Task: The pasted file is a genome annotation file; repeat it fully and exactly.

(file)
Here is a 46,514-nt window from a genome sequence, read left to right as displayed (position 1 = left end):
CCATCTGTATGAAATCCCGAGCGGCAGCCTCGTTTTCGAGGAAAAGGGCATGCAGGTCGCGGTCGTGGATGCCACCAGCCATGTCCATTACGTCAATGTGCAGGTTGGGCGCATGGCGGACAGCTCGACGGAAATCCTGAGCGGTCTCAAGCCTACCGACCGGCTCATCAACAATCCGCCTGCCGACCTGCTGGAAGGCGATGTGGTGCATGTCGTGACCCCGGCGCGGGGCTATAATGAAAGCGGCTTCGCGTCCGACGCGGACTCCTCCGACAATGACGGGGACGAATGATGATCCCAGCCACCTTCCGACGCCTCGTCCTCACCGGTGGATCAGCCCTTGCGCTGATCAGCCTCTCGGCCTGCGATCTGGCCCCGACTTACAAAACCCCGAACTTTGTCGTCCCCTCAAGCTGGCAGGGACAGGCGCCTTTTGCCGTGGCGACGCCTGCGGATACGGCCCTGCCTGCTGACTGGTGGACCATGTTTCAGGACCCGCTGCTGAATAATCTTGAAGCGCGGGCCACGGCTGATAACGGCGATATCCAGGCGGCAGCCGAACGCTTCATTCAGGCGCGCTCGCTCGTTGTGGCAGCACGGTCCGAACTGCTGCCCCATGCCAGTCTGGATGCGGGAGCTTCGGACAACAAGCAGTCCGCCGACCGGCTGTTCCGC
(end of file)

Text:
Here is a 46,514-nt window from a genome sequence, read left to right as displayed (position 1 = left end):
CCATCTGTATGAAATCCCGAGCGGCAGCCTCGTTTTCGAGGAAAAGGGCATGCAGGTCGCGGTCGTGGATGCCACCAGCCATGTCCATTACGTCAATGTGCAGGTTGGGCGCATGGCGGACAGCTCGACGGAAATCCTGAGCGGTCTCAAGCCTACCGACCGGCTCATCAACAATCCGCCTGCCGACCTGCTGGAAGGCGATGTGGTGCATGTCGTGACCCCGGCGCGGGGCTATAATGAAAGCGGCTTCGCGTCCGACGCGGACTCCTCCGACAATGACGGGGACGAATGATGATCCCAGCCACCTTCCGACGCCTCGTCCTCACCGGTGGATCAGCCCTTGCGCTGATCAGCCTCTCGGCCTGCGATCTGGCCCCGACTTACAAAACCCCGAACTTTGTCGTCCCCTCAAGCTGGCAGGGACAGGCGCCTTTTGCCGTGGCGACGCCTGCGGATACGGCCCTGCCTGCTGACTGGTGGACCATGTTTCAGGACCCGCTGCTGAATAATCTTGAAGCGCGGGCCACGGCTGATAACGGCGATATCCAGGCGGCAGCCGAACGCTTCATTCAGGCGCGCTCGCTCGTTGTGGCAGCACGGTCCGAACTGCTGCCCCATGCCAGTCTGGATGCGGGAGCTTCGGACAACAAGCAGTCCGCCGACCGGCTGTTCCGC